SAFEF launch of new local produce
The launch of new local produce grown under a collective model. From left: senior minister of state for sustainability and environment Koh Poh Koon, Singapore Agro-Food Enterprises Federation chief executive Ken Cheong, Fairprice Group chief executive Vipul Chawla. Image: Eco-Business/ Liang Lei

Fixing the market: Can Singapore land on a formula to lift demand for local produce?

Businesses are testing out new models that can simplify the way people buy locally-grown food. But will prices be competitive enough, and is buying and eating local in the Singaporean cultural DNA?

Beyond innovation and infrastructure, there is an increasing awareness that local market conditions have to improve.

“Farmers want volume, sustainable demand, fair trade and to be paid better,” said former Kranji Countryside Association president Kenny Eng, 49, noting that the government should do more to catalyse demand for local produce, beyond handing out money for farms to go high-tech, which does not always promise economic returns.

Rather than relying on the government to turn things around, the fourth-generation farmer, who heads up Gardenasia, the events arm of horticultural business Nyee Phoe Group, has resolved to create a business model that simplifies the way people buy local produce.  

During Covid-19, his firm started a campaign – which continues to this day – which got companies and individuals to sponsor fresh local produce for underserved communities, helping to offtake local produce while complementing the less nutritious shelf-stable foods that beneficiaries typically receive. In the past two years, it has raised over S$83,000 (US$62,000) from 118 donors.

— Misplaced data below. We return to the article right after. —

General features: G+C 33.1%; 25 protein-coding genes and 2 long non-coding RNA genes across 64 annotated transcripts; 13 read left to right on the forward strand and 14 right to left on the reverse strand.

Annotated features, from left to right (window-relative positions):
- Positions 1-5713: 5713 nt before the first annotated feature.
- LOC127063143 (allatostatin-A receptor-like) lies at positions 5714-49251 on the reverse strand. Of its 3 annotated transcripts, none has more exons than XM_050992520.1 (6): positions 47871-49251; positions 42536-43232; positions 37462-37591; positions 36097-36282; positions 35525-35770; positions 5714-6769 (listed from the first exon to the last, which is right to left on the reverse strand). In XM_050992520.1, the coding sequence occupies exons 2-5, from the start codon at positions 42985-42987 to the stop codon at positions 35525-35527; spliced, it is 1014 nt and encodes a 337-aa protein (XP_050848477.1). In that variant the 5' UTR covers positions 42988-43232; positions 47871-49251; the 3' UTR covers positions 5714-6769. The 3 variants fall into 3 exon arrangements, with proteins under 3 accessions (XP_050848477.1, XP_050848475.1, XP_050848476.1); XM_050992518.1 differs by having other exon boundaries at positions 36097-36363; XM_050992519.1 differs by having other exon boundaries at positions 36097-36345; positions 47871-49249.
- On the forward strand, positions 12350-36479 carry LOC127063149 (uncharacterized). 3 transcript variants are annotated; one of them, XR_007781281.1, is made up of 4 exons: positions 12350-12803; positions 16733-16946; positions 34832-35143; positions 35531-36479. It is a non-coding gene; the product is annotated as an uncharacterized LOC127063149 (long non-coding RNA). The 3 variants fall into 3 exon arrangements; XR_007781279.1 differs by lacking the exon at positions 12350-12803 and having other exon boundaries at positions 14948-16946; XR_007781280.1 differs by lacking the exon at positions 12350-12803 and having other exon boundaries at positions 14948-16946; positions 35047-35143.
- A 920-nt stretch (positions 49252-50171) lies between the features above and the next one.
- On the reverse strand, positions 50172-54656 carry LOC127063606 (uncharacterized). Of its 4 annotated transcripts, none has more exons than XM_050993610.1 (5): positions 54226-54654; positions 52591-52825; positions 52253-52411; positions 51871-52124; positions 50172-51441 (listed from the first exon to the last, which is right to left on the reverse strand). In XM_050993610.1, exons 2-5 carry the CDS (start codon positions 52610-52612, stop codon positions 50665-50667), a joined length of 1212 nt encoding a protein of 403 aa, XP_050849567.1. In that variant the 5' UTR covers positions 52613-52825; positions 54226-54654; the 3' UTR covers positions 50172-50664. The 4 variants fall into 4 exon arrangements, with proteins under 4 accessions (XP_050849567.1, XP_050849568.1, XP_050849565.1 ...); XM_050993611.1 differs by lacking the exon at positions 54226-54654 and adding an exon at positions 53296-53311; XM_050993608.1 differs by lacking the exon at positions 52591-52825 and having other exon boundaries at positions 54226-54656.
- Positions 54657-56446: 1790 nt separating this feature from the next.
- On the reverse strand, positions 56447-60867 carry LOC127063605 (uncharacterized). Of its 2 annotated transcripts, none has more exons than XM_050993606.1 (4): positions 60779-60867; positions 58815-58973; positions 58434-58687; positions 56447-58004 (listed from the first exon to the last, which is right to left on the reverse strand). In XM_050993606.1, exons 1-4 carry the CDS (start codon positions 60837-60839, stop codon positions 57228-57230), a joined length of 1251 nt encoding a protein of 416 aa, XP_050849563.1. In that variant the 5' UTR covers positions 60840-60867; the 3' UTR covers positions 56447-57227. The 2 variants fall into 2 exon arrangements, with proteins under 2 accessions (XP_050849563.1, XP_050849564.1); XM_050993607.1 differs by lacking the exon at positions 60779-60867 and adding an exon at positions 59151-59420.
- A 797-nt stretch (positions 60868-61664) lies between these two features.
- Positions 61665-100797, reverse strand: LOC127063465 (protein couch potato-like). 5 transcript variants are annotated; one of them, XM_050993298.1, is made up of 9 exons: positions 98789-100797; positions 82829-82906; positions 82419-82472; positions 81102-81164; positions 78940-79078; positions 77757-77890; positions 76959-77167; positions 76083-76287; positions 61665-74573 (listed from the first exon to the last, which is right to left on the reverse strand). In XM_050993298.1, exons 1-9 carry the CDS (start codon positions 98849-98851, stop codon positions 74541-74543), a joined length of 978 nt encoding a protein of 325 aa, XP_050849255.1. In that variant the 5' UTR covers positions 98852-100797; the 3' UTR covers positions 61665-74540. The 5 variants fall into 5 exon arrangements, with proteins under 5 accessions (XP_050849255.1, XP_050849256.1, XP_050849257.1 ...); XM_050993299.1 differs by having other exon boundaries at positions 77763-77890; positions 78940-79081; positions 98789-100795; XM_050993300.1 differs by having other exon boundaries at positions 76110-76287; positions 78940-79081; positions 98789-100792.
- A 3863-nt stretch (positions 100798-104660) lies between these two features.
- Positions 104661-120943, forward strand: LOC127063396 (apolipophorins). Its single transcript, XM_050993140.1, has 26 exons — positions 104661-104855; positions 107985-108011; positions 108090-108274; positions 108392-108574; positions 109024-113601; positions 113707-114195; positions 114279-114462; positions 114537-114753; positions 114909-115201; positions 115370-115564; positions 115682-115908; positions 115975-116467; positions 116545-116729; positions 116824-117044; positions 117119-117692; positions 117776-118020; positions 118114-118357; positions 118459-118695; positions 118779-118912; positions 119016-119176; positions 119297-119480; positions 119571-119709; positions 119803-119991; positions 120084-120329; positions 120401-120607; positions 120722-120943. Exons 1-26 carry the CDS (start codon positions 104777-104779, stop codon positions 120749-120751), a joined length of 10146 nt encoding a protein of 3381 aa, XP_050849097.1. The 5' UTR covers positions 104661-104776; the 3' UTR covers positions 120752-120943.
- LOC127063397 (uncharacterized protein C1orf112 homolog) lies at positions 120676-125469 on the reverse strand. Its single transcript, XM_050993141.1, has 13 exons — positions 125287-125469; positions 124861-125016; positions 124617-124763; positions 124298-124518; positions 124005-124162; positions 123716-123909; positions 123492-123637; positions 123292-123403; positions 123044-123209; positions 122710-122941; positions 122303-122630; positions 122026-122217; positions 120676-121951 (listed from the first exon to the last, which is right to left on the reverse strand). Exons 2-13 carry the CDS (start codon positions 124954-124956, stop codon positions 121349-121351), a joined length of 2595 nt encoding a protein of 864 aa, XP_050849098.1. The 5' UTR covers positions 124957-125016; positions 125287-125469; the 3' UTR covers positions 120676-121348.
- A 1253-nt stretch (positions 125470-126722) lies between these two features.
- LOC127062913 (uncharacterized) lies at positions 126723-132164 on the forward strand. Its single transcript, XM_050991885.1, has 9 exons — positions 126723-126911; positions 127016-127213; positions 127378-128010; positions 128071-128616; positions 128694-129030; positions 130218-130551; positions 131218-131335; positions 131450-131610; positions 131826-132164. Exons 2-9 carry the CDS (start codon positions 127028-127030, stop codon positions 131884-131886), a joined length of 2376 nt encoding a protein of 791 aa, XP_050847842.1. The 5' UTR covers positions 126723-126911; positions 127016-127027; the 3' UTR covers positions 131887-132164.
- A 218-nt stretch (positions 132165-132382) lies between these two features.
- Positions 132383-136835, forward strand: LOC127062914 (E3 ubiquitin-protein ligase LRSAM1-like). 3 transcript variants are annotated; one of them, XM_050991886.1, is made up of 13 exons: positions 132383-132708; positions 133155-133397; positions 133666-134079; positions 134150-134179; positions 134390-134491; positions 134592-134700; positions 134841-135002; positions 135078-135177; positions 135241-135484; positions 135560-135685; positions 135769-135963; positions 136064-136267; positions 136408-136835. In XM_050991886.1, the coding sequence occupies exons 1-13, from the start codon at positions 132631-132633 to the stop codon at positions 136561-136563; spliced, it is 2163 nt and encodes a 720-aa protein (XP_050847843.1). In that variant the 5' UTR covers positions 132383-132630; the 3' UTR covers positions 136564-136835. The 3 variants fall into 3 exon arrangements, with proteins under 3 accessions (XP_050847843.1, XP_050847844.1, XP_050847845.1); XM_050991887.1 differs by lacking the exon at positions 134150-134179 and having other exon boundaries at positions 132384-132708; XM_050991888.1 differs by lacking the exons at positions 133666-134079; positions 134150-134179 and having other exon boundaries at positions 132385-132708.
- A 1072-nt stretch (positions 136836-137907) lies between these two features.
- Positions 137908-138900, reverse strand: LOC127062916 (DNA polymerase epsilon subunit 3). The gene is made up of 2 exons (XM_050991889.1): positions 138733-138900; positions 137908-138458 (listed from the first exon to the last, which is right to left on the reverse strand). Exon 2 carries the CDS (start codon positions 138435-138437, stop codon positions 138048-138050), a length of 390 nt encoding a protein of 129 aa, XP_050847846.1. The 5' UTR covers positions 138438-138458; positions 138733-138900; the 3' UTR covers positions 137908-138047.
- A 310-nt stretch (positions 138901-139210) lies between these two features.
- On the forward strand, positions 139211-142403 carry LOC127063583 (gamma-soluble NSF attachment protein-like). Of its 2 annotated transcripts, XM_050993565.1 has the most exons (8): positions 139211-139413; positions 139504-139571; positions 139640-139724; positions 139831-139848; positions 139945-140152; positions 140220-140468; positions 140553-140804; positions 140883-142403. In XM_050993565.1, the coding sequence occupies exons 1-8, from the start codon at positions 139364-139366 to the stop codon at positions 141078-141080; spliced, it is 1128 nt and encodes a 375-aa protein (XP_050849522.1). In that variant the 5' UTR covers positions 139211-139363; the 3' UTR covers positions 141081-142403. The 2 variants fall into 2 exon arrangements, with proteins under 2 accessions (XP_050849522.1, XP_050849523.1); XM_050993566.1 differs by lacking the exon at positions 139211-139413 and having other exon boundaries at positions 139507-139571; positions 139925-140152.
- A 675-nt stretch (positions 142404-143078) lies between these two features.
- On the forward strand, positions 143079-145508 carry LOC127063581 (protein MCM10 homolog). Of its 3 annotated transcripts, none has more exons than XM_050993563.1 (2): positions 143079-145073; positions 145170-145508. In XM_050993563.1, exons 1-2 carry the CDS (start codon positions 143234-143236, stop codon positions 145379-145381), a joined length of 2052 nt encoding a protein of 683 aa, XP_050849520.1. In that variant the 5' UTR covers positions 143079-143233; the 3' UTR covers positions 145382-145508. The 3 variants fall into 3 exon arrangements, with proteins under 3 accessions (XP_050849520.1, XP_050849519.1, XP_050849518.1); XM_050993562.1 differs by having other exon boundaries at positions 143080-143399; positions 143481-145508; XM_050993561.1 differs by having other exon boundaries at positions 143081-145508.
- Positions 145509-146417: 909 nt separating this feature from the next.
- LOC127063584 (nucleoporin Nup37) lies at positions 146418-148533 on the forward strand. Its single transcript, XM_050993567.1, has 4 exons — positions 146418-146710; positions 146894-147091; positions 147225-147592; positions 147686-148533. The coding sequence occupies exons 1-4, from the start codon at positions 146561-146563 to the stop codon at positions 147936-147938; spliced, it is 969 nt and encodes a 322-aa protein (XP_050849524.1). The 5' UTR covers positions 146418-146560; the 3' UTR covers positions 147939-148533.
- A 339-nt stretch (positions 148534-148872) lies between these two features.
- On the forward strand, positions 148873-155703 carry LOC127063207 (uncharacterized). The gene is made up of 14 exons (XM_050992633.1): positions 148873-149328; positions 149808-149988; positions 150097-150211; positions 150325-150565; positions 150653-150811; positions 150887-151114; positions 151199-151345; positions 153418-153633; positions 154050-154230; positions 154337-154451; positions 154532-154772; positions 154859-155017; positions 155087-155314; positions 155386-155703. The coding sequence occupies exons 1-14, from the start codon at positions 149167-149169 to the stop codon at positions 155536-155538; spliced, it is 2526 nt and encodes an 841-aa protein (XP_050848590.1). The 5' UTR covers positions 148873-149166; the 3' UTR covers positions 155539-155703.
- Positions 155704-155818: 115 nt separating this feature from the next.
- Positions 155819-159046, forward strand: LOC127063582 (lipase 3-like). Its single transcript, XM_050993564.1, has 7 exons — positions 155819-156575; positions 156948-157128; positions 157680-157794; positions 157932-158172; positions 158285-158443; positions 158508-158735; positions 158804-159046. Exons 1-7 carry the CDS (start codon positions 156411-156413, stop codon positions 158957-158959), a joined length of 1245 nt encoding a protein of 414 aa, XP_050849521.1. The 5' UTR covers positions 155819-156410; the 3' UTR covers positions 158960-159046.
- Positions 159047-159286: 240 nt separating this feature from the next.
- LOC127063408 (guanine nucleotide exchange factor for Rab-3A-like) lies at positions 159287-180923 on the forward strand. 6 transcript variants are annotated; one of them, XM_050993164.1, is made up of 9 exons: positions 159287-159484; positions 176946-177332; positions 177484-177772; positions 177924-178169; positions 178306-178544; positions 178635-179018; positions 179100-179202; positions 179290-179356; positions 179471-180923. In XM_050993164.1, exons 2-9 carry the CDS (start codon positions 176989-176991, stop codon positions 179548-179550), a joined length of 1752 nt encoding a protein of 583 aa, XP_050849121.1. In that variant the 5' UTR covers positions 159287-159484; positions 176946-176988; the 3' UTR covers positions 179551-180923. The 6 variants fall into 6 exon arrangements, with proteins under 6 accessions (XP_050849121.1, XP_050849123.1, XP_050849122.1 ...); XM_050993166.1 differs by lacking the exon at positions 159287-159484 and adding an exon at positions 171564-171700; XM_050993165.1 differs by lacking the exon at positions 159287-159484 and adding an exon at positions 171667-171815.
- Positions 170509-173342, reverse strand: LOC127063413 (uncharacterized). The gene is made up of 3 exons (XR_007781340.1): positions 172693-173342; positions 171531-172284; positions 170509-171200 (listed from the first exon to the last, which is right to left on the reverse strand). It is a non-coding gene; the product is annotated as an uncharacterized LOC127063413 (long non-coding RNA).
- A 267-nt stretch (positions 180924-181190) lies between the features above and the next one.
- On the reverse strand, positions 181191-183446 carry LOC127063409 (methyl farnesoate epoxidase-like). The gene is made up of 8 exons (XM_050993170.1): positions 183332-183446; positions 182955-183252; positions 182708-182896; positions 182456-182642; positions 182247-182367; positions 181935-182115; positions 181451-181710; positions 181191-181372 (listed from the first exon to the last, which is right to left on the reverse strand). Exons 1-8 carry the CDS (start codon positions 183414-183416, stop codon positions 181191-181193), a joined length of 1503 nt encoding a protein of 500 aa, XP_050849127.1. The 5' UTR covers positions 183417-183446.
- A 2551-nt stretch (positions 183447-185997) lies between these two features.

The company has also rolled out unique ready-to-eat products made from locally-grown fish and vegetables, like assam fish chowder packets and spinach gelato, to target younger consumers looking to save time on cooking.

Now, larger groups are also tinkling with the idea. This year, the Singapore Agro-Food Enterprises Federation (SAFEF) has started to convince farmers of the merits of a collective model. The idea is that the Singapore market is too saturated for farmers to be fighting over, while burning through their own cash for logistics, branding and differentiation efforts, so it may be better to work together and deliver standardised products in greater volumes. This allows small farms, which are usually ignored by larger retail chains, to participate too.

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